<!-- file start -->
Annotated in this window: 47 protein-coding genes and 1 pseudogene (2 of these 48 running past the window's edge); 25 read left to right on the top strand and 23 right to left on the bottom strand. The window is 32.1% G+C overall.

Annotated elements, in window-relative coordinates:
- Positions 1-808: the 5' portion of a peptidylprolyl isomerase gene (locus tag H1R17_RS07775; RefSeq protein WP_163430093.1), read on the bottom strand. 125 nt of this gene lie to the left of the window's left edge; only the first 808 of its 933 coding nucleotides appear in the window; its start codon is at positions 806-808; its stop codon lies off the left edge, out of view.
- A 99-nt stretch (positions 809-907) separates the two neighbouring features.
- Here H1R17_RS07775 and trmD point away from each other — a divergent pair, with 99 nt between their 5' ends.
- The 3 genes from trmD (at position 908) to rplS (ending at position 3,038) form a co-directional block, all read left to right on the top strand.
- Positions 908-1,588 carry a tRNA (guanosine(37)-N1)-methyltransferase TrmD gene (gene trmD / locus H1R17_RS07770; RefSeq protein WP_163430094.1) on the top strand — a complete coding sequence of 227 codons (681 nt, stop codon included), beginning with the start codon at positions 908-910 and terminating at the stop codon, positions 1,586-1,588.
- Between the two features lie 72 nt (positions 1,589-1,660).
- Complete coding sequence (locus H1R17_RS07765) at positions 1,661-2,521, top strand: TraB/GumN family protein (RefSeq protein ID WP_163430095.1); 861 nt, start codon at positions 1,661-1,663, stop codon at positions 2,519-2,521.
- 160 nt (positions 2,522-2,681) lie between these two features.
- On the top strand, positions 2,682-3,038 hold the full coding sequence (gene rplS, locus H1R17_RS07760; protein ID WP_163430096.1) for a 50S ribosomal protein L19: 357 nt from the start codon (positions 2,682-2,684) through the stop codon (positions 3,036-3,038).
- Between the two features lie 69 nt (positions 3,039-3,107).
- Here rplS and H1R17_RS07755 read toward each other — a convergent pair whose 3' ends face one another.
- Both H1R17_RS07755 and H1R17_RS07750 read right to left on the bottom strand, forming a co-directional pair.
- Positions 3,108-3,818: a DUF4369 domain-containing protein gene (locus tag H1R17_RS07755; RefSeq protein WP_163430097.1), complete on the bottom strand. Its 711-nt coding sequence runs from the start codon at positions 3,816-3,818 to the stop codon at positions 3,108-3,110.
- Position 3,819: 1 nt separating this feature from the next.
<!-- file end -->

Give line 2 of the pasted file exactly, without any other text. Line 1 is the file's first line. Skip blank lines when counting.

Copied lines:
Annotated elements, in window-relative coordinates: